Ep 70: A roadmap for living and working abroad

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Please note, that this transcription is automatically created, so it may not be perfect!

Al
Hello and welcome to a Sideways Life podcast. This is episode 70. I'm out.

Leanne
I'm Leanne.

Al
And hello. Welcome back. Well, I suppose we say welcome back to Us, haven't we?

Leanne
Welcome back, Al.

Al
Welcome back. Leanne. Even though I've seen you every day for the last four weeks, but you haven't seen us, listener. We haven't heard us because why have we not been around, Leanne?

Leanne
Well, if you listen to our last episode, you'll know that we ran away from home for a few weeks and learned some stuff. And since then, we have basically moved in a nutshell. We left our lovely housing issue early, thankfully, because new tenants Hi Cath and Dave can move and seen it. So we packed up our life and hotfooted it to split. But more on that in a little bit.

Al
So just to give you an idea of the format of today's episode, so if you're regular listeners, you remember back in episode 65, 66 and 67, it was kind of like a mini series where we asked the three important questions you need to ask before you take the step to live and work abroad and just refresh your memory. Or if you have not listened to them, then maybe go back and listen to they are chunky episodes. They're all maybe about sort of 45 minutes to an hour each, but we think they're really foundational to your journey. And the first question was, why do you want to live or work abroad? And that is episode 65. Then the second question was.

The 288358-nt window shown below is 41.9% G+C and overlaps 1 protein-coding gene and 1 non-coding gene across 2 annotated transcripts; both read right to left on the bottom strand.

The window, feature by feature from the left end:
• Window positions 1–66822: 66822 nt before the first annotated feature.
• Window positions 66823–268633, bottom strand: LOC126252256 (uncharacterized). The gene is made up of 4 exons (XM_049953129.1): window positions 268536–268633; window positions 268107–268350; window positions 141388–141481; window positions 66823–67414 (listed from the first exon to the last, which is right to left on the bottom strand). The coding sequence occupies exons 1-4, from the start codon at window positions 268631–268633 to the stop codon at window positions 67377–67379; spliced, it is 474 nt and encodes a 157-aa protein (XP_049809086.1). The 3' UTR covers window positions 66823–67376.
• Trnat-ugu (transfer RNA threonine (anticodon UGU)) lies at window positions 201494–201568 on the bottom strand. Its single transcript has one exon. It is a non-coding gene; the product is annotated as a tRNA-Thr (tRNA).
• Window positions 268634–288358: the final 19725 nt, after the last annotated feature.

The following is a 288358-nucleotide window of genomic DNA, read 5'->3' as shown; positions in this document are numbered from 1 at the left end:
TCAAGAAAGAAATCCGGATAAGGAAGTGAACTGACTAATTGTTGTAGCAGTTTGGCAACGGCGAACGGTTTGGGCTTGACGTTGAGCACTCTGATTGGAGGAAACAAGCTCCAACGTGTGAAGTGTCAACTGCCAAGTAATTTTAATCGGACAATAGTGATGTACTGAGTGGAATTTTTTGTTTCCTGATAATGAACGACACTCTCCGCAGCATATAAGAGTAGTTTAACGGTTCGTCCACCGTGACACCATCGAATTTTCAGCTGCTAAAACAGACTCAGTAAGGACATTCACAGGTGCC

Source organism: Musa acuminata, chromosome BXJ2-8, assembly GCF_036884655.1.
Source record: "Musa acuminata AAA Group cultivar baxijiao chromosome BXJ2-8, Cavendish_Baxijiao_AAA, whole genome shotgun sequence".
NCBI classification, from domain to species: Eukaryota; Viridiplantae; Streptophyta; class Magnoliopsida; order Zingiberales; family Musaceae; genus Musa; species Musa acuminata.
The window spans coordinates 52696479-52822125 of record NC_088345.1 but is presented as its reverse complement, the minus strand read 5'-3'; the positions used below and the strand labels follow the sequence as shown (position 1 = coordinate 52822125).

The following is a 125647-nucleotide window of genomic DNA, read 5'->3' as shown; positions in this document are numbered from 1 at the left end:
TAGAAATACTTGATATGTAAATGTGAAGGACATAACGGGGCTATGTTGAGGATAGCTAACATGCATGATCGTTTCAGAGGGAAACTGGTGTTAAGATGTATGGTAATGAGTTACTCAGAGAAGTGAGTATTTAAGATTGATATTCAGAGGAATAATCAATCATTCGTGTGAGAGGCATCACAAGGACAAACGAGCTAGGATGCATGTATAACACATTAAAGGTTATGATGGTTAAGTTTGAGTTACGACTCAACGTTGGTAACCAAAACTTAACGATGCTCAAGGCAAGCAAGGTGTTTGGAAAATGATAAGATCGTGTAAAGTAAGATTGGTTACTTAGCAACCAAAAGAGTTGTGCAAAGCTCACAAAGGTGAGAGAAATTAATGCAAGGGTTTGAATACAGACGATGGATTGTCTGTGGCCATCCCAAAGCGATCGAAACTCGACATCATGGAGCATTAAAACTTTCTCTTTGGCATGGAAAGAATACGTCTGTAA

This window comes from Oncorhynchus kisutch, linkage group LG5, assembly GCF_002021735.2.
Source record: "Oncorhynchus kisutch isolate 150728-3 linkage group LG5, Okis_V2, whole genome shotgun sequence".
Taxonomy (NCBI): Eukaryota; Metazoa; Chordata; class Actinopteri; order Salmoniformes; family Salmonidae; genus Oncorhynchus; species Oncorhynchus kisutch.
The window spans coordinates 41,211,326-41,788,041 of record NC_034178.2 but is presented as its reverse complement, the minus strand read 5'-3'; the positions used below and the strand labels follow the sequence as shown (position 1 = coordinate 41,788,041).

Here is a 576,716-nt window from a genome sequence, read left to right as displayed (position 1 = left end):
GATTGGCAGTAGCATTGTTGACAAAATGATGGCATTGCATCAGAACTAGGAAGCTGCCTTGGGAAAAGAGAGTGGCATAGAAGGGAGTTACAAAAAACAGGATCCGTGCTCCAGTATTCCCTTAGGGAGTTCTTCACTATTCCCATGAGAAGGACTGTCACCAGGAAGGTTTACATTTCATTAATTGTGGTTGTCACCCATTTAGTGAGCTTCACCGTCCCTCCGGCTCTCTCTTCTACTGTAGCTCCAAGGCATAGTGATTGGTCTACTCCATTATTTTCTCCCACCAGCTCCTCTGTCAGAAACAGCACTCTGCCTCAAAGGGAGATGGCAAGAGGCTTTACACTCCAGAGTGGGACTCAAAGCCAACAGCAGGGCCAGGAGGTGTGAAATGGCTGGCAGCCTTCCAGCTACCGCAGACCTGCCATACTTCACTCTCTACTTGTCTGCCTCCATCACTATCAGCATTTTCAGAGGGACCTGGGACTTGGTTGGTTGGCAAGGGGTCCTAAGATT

Leanne
Leanne, how are you going to sustain your life abroad?

Al
That's episode 66. And finally, we go to the where, which is episode 67. Where do you want to live abroad? And most people also included, start off by saying, where do you want to live? Oh, I want to live in Spain. I want to live in Costa Rica. I want to live in Bansko, in Bulgaria. They could start with the wear. And that, we think, is kind of like the final piece of the puzzle. Why do we think that?

Leanne
Because the where bit is kind of irrelevant if you don't understand, if you're not emotionally and psychologically in a place where you can move confidently and effectively, as we said, if you listen back, if you're ready to take that red pill, you better be ready. And then the hair. If you can't figure out a way to sustain yourself, then you're just going on a long holiday, right?

Al